No. 166.
Mr. Peirce to Mr. Evarts.

No. 392.]

Sir: Inclosed herewith is copy of a note from Mr. Carter, the Hawaiian minister of foreign affairs, dated May 24, instant, informing the legation that His Majesty’s chargé d’affaires in London had been instructed to give notice to the British Government of the desire of this government to terminate the fourth, fifth, and sixth articles of the treaty of 1852 between the two countries, and that said notice is now given, for the purposes set forth in the seventeenth article of said treaty.

Mr. Carter verbally informs me that this government is quite willing [Page 298]to consent that the treaty referred to shall remain intact, provided the British Government withdraws its demand for the enjoyment of the same rights and privileges as those granted under the reciprocity treaty between the United States and Hawaii. It will be observed that the British commissioner, in making the demand in question, did not propose to give any equivalent or compensation for the enjoyment of the rights demanded.

Very respectfully,

HENRY A. PEIRCE.
[Inclosure.]

Mr. Carter to Mr. Peirce.

Sir: I have the honor of informing you that, by the outward mail of the 23d instant instructions were sent to His Majesty’s chargé d’affaires at London to give notice to the Government of Her Britannic Majesty of the desire of this government to terminate the fourth, fifth, and sixth articles of the treaty between Great Britain and the Hawaiian Islands of 1852, in accordance with the provisions of the seventeenth article of that treaty. His Majesty’s chargé d’affaires was instructed to inform Her Britannic Majesty’s government that such notice is given without prejudice to any effect which former notices given the British Government may have on those articles, or any rights which this government may have acquired thereby, and this government does not intend by such notice to imply that the termination of such articles is necessary to the exercise of its full right to make treaties of reciprocity, or to make exemptions under such treaties for satisfactory compensation, without thereby rendering itself liable under such articles to make the same exemptions to other nations without compensation; and, further, that as such notice is now given for the purposes set forth in the seventeenth article of that treaty, it is the hope of His Majesty’s Government that the opportunity now offered of treating and agreeing upon such other arrangements as may tend still further to the improvement of their mutual intercourse may be so fortunately employed that this notice may be withdrawn or that the articles may be replaced by others, under which the relations of the two nations may be placed upon a still better footing.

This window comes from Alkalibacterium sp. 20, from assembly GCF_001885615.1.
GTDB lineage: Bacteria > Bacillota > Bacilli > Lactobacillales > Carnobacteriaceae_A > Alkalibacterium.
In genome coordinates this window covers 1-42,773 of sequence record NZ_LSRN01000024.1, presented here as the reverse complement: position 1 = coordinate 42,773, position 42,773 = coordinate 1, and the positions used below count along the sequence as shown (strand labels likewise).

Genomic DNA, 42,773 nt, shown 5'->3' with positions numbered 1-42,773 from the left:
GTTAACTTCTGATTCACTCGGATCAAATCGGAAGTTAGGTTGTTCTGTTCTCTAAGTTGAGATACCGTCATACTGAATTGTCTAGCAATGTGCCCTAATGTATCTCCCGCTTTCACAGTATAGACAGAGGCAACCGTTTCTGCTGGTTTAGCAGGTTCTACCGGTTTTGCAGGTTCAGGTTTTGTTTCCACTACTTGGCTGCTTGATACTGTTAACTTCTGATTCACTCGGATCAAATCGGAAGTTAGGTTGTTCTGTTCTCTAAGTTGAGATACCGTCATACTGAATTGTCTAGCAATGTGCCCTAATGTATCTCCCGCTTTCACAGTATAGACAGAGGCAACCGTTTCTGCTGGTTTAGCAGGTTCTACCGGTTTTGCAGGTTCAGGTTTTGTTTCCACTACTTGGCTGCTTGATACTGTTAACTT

I regret that circumstances prevented my giving you this information before the mail left. Please accept the renewed assurances of high respect and consideration, with which I have the honor to be, &c.,

Your excellency’s, &c.,

HENRY A. P. CARTER.

His Excellency Henry A. Peirce,
United States Minister Resident.